HAMAR, Norway — Figure skater Nancy Kerrigan's camp resolved to react with restraint to the announcement in the early morning hours here Sunday that rival Tonya Harding will compete in the Winter Olympics, but, by the end of the day, the frustration and anger was pouring out.
"This is such a tough deal for Nancy," her coach, Evy Scotvold, said Sunday night. "She faces a second wound.
"She has to face somebody . . . whether that person or her family was trying to do her in, and yet they come in here with such bravado.
"We don't live in a perfect world. Sometimes, as those license plates say, it just stinks."
Paul Wylie, the Olympic men's silver medalist in 1992 and a close friend of Kerrigan's after training with her for several years in the Boston area, said he was so upset after learning of the settlement between the U.S. Olympic Committee and Harding that gives Harding the green light to skate in the Olympics that he could not sleep.
But he reserved his harshest judgments for the International Skating Union's insistence that Kerrigan and Harding must share practice times at the official rinks inside the Olympic Amphitheatre.
"All they seem to be concerned about is protecting Tonya," said Wylie, who is working as a commentator for CBS. "Nobody seems to be standing up to protect Nancy, especially in the area of practices.
"Nancy is the one who suffered the injury. Let's not forget that."
As for Kerrigan, she practiced as scheduled Sunday afternoon, and although she did not look as sharp as she did the previous two days, Scotvold said that it had nothing to do with her reaction to the news about Harding. He said that he advised her to back off because she had been trying too hard to be perfect in practices since arriving last Thursday.
Afterward, Chelsea Clinton, whose mother led the official U.S. government delegation that attended Saturday's opening ceremony in Lillehammer, was allowed to speak to Kerrigan, but reporters were not.
Kerrigan's agent, Jerry Solomon, later issued a statement from his client that said: "As you all know by now, I am not a lawyer and have tried to stay out of the fray in the whole matter of the investigation on the attack to my knee, which resulted in my having to withdraw from the U.S. championships. It has now been some 35 days since I was hit, and they have been trying ones to say the least.
"It seems now, for the moment and as it relates to the Olympic competition, the matter has been resolved. Regardless of my opinion of the ruling, the Olympics have begun and it is time to skate. We have all worked very hard to get here, and I hope now that the focus can turn to the competition and all of the athletes who represent the pinnacle of athleticism and sportsmanship."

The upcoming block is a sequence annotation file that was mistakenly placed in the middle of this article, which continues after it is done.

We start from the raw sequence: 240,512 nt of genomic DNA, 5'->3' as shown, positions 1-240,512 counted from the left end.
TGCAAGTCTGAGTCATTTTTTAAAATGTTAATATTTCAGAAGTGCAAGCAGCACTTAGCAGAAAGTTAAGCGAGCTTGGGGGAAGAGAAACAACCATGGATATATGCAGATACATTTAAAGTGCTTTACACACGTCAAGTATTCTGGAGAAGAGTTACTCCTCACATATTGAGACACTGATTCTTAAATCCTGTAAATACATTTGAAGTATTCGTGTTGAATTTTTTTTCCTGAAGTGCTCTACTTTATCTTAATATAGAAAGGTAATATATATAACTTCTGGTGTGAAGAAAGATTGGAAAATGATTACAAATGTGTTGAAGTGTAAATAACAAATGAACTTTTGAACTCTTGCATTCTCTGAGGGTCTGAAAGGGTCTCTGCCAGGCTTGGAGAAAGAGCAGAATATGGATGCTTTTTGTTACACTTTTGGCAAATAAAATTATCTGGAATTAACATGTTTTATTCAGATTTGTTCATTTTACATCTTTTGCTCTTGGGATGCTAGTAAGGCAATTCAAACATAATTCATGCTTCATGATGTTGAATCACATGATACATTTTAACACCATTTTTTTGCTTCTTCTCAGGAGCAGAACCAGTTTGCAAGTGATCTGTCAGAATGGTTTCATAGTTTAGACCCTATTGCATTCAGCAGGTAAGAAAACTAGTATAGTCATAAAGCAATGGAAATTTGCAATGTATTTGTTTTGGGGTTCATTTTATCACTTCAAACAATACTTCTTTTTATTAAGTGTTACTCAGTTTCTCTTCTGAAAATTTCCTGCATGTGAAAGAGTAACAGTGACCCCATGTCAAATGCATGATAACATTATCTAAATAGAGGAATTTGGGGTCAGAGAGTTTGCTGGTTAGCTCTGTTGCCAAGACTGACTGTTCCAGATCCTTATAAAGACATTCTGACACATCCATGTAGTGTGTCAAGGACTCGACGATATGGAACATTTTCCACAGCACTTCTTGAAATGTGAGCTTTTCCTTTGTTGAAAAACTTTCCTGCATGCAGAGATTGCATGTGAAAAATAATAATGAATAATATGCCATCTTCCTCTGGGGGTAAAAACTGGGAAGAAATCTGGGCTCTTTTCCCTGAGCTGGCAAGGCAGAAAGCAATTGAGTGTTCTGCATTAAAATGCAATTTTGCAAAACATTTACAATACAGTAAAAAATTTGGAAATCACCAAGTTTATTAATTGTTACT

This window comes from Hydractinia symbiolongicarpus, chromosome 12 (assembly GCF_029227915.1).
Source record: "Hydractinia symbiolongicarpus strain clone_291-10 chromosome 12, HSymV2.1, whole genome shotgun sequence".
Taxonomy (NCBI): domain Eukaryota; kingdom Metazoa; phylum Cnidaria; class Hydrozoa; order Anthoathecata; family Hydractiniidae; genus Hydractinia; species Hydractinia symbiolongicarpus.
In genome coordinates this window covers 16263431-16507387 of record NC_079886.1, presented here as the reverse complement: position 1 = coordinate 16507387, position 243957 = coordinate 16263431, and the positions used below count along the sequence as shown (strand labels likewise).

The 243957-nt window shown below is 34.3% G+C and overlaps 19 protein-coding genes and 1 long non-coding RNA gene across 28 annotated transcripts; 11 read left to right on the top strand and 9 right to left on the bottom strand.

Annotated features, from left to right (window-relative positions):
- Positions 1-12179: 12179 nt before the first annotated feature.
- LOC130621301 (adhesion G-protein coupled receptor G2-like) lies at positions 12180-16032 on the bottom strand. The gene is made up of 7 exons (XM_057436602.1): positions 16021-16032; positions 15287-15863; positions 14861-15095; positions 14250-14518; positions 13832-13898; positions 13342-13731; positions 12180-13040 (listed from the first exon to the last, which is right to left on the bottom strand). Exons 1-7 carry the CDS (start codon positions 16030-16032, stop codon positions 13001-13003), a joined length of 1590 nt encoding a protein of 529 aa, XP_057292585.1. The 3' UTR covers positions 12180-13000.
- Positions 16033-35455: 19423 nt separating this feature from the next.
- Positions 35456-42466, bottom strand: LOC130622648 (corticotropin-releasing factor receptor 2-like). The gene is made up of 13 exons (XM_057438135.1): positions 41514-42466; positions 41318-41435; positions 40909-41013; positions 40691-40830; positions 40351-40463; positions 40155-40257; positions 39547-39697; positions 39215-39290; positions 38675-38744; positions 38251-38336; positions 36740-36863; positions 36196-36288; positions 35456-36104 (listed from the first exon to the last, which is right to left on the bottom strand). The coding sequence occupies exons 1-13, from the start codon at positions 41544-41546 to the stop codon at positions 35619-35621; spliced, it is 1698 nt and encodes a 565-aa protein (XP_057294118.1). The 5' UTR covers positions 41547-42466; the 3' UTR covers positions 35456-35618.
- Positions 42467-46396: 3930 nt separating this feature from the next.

Solomon added that Kerrigan will offer no more statements until her competition begins Feb. 23, which means that reporters will have to draw their own conclusions about how she handles practicing with Harding. Scheduled to arrive Wednesday, Harding could be sharing a rink with Kerrigan by the next afternoon.
Clearly disturbed because the ISU will not change the practice assignments so that Kerrigan and Harding can skate separately, Scotvold said: "Everyone has kept silent, but silence is not weakness. The most important thing is that Nancy came here to be a champion. She is trying to do that by taking the high road and doing it right.
"Maybe that doesn't work today in society. Maybe it's who yells loudest and most profane."
Despite repeated pleas by the U.S. Olympic Committee and the U.S. Figure Skating Assn., the ISU has not budged.
"If they don't like it, don't bring her," said ISU vice president Lawrence Demmy of Great Britain, referring to Harding. "You come as a team, you skate as a team."
The United States' representative to the ISU Council, Chuck DeMore, agreed, arguing that placing Kerrigan and Harding in separate practices would attract large media contingents to both and burden twice as many skaters.
"By splitting up the practice, you would expand the disturbance element to other skaters," he said. "It isn't fair. This is an American problem. (Kerrigan) is going to have to face the reality. She'll be on the ice at the same time (with Harding). She might as well get used to it."
Wylie said the ISU position is wrong. "They think they're minimizing the problem by having them at a single practice," he said. "But instead of having a small problem at two practices, you're going to have an extra-large problem at one."
Beyond that, he said, the ISU is not taking into consideration Kerrigan's feelings about being forced to practice with a skater who has been implicated by a U.S. Figure Skating Assn. hearing panel in the Jan. 6 assault on her at the national championships in Detroit.
"Nancy has a scenario in her head," Wylie said. "She says, 'I can handle this, and I can handle that.' But each day she has had to take on more stress because of the events that are unfolding here."